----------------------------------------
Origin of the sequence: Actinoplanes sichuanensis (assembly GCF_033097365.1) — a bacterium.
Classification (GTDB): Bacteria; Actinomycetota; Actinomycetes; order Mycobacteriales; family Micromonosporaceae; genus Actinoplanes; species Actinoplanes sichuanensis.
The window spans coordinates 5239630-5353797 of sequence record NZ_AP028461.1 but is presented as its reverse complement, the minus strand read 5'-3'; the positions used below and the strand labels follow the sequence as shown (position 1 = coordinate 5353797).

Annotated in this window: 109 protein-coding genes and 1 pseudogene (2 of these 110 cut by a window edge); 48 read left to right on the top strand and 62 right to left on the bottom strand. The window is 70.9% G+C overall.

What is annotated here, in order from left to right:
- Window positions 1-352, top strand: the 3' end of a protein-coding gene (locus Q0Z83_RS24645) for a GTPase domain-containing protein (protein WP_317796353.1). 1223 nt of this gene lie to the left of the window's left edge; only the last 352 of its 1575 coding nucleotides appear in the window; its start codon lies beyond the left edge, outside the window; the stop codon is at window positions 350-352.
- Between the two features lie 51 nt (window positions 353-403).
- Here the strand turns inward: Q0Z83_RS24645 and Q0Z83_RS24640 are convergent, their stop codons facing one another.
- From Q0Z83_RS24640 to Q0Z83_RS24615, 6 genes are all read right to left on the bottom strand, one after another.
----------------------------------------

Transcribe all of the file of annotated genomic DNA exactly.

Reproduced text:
Origin of the sequence: Actinoplanes sichuanensis (assembly GCF_033097365.1) — a bacterium.
Classification (GTDB): Bacteria; Actinomycetota; Actinomycetes; order Mycobacteriales; family Micromonosporaceae; genus Actinoplanes; species Actinoplanes sichuanensis.
The window spans coordinates 5239630-5353797 of sequence record NZ_AP028461.1 but is presented as its reverse complement, the minus strand read 5'-3'; the positions used below and the strand labels follow the sequence as shown (position 1 = coordinate 5353797).

Annotated in this window: 109 protein-coding genes and 1 pseudogene (2 of these 110 cut by a window edge); 48 read left to right on the top strand and 62 right to left on the bottom strand. The window is 70.9% G+C overall.

What is annotated here, in order from left to right:
- Window positions 1-352, top strand: the 3' end of a protein-coding gene (locus Q0Z83_RS24645) for a GTPase domain-containing protein (protein WP_317796353.1). 1223 nt of this gene lie to the left of the window's left edge; only the last 352 of its 1575 coding nucleotides appear in the window; its start codon lies beyond the left edge, outside the window; the stop codon is at window positions 350-352.
- Between the two features lie 51 nt (window positions 353-403).
- Here the strand turns inward: Q0Z83_RS24645 and Q0Z83_RS24640 are convergent, their stop codons facing one another.
- From Q0Z83_RS24640 to Q0Z83_RS24615, 6 genes are all read right to left on the bottom strand, one after another.